Communication Alert: When it comes to leadership, do what is valued: build solid rapport with workers.
Everyone needs to brush up on actions that imply ability and competence (called "task cues" in the psych trade) and play down their dominance cues (actions that imply control and threat), reports a team of psychologists headed by James E. Driskell, Ph.D.
In one study, 159 college students, male and female, listened to the pitches of task-oriented speakers and the same arguments from dominance-oriented speakers, male and female. Almost everyone thought men and women who exhibited task cues were more competent, group-oriented, and likable. Those showing dominance cues were thought of as self-oriented and disliked.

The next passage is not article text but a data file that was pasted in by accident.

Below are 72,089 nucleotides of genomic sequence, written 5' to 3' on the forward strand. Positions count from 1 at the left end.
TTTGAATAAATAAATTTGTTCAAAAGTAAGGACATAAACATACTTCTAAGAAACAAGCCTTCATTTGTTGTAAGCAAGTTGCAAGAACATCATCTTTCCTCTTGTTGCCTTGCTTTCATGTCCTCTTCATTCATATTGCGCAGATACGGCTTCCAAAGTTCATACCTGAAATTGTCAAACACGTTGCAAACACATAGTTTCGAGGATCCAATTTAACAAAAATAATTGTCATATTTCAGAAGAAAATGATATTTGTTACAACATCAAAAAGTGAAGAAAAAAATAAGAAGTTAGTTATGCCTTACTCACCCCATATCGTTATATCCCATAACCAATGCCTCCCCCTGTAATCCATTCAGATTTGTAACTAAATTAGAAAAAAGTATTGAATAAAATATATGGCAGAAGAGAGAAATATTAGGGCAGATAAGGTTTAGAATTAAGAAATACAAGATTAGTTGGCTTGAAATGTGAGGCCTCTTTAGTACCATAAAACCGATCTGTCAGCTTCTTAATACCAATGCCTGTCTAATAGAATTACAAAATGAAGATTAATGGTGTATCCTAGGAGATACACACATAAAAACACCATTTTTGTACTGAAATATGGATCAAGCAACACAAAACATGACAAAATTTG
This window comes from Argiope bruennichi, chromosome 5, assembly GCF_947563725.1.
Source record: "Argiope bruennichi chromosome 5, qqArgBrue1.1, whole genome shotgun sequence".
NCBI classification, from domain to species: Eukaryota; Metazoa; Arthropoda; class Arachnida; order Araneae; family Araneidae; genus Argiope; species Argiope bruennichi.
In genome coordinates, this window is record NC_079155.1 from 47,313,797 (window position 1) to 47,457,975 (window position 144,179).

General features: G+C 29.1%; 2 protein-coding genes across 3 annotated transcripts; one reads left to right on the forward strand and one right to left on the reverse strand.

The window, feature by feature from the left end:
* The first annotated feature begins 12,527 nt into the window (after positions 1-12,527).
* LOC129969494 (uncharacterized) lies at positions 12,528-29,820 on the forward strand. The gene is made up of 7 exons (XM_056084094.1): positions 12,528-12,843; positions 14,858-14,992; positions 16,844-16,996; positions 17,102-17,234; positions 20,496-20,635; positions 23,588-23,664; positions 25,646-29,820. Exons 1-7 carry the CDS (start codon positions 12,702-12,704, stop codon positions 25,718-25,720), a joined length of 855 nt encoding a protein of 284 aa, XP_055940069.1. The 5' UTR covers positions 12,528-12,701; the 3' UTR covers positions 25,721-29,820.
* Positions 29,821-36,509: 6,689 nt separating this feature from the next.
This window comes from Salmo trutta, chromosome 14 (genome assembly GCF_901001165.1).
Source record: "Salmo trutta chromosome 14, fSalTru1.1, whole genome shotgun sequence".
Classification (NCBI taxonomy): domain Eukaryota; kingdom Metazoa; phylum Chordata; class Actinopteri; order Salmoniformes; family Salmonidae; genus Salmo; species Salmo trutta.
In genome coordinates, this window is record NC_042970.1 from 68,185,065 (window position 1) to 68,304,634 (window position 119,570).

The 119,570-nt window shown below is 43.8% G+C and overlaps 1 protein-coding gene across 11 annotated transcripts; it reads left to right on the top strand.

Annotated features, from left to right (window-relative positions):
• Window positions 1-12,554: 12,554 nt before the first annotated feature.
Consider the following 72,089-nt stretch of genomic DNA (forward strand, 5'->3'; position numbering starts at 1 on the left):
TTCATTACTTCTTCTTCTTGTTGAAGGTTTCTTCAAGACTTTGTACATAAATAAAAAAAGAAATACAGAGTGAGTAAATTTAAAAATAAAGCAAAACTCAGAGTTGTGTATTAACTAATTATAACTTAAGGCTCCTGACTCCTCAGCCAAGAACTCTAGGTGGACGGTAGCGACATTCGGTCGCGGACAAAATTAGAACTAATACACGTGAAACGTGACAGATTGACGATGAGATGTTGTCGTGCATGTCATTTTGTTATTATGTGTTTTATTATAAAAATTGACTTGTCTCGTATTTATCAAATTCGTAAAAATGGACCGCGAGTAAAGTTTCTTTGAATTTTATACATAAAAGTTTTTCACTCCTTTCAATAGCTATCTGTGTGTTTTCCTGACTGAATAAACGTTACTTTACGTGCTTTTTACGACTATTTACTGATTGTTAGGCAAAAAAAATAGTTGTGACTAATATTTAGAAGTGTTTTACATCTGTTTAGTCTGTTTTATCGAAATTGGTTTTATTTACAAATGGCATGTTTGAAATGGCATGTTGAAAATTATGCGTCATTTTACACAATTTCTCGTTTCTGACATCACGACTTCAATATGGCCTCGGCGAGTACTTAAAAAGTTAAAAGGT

For a corporate decision-making group sitting around a table in a board meeting, poise, attitude, and approach matter more than most people realize.
Here's the rundown on which behaviors they say will earn you respect and which won't:
- Rapid speech rate
- Eye contact
- Verbal fluency
- Choosing the head of the table
- Fluid gestures
- Well-moderated voice tone
- Loud voice
- Angry tone
- Finger pointing
- Lowering eyebrows
- Stiff posture
- Forceful gestures
What will you do differently today?